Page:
M.J. Akbar | email@example.com
Sunday 9 November 2008
Last Update 9 November 2008 12:00 am
One of the more illogical arguments promoted by secessionist elements on the margins of the country is that India is a fascist nation. This is the sort of thing that sounds suitably liberal in seminar rooms and doubtless envelops the audience in the warm glow of self-satisfaction. There: How brave of us! We have given shelter to the oppressed!
The irony, of course, is that in a genuinely fascist state you would be locked up before you could utter the first initial of fascist. The key would be thrown away. That Kashmiri secessionists, sometimes very thinly disguised in parallel demands, are given a voice by academia and mainstream media is proof of the liberalism of Indian democracy and its multifaceted institutions.
The most egregious instance of provocation was the flaunting display of Pakistani flags by some demonstrators in the Kashmir Valley. I wonder if anyone in Pakistan would be permitted to display the Indian flag in pursuit of his political agenda.
There is a substantive difference in the concepts of freedom and independence. Every nation today can claim to be independent, but that does not necessarily mean that it is free. Freedom is not merely release from the cage of recent history, an end to foreign rule or occupation. Freedom is a principle that the nation shares with every citizen in a postcolonial polity. India is both independent and free.
A nation can also be colonized by its own elites. A purist political scientist might argue that this is not the technical meaning of a colony, or that an undemocratic regime might be as nationalist in its objectives as a democratic one. But the spirit that pervades life in a dictatorship or an oppressive oligarchy is not all that different from colonial rule.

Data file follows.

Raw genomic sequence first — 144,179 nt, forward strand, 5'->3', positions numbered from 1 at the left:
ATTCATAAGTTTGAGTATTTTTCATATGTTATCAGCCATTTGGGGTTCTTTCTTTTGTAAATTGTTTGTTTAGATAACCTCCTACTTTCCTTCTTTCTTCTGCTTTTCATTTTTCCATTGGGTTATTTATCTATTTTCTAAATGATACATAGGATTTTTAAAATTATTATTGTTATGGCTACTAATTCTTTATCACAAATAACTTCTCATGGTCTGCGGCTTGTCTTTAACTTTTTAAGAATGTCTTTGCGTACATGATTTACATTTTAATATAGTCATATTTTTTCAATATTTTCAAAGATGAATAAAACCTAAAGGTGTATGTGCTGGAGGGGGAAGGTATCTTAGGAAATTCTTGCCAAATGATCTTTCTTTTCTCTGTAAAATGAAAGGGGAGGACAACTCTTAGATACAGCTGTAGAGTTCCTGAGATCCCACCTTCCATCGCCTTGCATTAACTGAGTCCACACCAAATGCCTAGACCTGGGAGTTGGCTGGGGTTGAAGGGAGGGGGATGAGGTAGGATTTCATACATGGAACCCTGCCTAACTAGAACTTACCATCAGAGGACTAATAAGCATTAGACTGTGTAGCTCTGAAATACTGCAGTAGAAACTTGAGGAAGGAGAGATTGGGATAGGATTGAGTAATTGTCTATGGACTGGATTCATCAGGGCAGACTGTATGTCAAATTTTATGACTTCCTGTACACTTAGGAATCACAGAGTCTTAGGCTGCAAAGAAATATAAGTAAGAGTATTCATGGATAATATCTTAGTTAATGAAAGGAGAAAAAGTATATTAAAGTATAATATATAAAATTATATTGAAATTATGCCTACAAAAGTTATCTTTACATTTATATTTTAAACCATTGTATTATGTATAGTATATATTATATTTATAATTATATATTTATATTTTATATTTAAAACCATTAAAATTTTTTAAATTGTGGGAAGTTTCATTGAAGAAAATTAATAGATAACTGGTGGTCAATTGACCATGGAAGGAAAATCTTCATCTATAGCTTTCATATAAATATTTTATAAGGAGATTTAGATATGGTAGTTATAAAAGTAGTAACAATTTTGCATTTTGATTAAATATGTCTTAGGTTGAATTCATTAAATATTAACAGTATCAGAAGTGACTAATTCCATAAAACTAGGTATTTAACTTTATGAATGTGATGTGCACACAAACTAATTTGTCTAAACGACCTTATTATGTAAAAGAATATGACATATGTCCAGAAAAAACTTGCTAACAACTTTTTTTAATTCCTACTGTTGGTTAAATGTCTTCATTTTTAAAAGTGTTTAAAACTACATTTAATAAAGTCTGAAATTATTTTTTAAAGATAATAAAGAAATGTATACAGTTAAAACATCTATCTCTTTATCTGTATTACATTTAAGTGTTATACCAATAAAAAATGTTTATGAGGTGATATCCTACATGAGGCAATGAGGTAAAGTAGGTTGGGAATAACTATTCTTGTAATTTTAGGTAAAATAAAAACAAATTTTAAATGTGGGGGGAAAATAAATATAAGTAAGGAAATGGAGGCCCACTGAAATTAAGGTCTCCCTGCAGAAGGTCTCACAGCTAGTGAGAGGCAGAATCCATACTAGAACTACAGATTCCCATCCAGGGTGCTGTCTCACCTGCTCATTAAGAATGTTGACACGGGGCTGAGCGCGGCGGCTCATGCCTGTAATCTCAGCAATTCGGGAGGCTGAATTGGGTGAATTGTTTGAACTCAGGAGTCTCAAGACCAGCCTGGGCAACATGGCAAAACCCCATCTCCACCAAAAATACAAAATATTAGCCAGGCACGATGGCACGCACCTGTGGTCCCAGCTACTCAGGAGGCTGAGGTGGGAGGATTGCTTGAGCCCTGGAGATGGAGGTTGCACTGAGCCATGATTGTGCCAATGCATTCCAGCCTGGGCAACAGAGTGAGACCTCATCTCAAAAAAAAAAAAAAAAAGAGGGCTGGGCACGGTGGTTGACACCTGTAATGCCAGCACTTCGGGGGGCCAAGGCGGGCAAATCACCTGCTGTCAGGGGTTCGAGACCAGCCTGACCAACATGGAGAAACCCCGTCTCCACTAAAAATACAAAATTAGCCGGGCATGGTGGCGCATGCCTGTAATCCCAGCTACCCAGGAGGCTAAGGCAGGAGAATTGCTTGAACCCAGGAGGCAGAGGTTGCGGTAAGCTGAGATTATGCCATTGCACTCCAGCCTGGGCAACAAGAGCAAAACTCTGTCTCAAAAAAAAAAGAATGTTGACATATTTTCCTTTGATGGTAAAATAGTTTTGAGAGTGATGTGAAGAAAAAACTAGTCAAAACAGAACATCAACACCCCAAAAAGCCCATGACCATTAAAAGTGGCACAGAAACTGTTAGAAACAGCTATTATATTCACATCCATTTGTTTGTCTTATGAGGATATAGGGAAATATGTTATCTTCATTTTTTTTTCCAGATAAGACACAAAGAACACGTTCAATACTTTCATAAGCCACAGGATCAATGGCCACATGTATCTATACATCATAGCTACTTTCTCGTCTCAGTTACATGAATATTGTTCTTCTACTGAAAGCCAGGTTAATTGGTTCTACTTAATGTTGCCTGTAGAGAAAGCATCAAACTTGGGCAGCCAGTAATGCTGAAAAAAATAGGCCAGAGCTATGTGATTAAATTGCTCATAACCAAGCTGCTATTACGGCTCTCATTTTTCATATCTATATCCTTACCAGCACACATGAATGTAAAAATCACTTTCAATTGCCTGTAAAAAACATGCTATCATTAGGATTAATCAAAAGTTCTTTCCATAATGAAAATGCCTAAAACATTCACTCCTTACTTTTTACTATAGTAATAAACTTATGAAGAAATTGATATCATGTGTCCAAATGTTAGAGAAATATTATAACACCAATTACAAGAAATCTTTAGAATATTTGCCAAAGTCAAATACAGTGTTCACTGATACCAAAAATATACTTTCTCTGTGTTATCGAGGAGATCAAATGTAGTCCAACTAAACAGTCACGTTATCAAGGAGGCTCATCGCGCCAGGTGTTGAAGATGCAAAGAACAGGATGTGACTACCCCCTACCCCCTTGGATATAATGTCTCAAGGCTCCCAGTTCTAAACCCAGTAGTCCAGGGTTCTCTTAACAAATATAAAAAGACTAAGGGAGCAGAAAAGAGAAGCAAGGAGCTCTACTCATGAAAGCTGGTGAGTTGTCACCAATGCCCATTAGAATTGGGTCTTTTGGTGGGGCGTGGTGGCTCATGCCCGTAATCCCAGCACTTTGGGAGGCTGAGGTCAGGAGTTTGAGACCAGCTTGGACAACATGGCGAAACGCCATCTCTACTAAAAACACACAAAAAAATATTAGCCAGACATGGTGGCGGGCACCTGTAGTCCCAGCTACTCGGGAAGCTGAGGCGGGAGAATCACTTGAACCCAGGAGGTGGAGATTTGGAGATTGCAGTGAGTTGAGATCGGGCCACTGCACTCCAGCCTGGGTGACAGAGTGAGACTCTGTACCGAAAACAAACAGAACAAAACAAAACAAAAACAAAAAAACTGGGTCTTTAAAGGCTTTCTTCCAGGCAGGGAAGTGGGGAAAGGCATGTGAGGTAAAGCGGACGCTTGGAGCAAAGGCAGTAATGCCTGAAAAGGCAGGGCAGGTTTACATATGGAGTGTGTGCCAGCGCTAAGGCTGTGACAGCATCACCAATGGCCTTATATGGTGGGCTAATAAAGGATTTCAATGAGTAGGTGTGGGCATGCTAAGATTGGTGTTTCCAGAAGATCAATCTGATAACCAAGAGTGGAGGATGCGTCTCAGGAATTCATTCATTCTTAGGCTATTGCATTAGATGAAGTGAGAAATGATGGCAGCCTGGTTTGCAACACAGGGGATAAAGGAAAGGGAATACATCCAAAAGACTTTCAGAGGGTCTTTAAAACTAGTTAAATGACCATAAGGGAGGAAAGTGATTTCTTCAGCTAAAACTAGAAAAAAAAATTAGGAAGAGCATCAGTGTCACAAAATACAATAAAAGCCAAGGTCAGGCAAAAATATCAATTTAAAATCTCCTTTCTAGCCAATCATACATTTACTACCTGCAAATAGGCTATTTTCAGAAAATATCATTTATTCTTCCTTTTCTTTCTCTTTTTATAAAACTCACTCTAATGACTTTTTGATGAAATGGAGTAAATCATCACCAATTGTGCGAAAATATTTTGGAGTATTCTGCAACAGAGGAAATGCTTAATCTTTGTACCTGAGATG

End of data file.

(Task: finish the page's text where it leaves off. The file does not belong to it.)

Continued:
THE British Raj was not a continuous exercise in brutality. In many instances it was liberal and reformist. Many would certainly compare it favorably to the feudalism that prevailed in much of India. Of course not every feudal dynast was a despot, but many were. It was only when it came to defending the right of the British to rule an alien land did the splendidly adorned viceroys and Oxbridge civil servants descended to ruthlessness. If the lathi did not silence India’s cry then the bayonet came out. If that did not serve, the machine guns appeared.
Paradoxically, it can be easier to defend a fascist state than a free and democratic nation. The former will not offer the generosity of habeas corpus (“Where is the body?”) through which courts can set limits to the power of the executive. In a land not too far away suspects are picked up in thousands and cherry-picked for transportation to a foreign prison where they can be punished for real or imagined crimes. Intelligence agencies run an alternative government in the name of security, designed to intimidate their own citizens and backed up by its own foreign policy. But because a democratic nation has a soft, perhaps even pulpy, interior it would be a fallacy to believe that it will be weak in the defense of national integrity. India may have more parties than voters, and the struggle for power might be laced with passions that ignite personal vendettas, but when it comes to the defense of India, differences melt and every party closes ranks.
There is nothing sectarian in the approach of the Indian state. If some Kashmiris have a long list of complaints they should check with Punjab and the Northeast. The list there might be longer. The great healing power of Indian democracy lies in a simple fact: The door is never closed to anyone. Yesterday’s secessionists are chief ministers today in the Northeast. Anger is not the sole prerogative of the secessionist or terrorist. There is a perceptible rage brewing among Indians who believe in India, against those Kashmiris who agitate for separation in the valley but have no qualms about taking advantage of academic institutions and business opportunities in the rest of India. There is a mounting view that the liberal rights of the Indian Constitution should be reserved only for those who believe in the constitution and not extended to those who want to subvert it. There is some logic in this view and yet it hurts the very constitution we seek to protect. Moreover, compromise with principles can so easily degenerate into abandonment.
The hour of crisis, such as the one we face today, demands that we rise above our anger to preserve the values of our founding generation. The worst of times calls out for the best in us.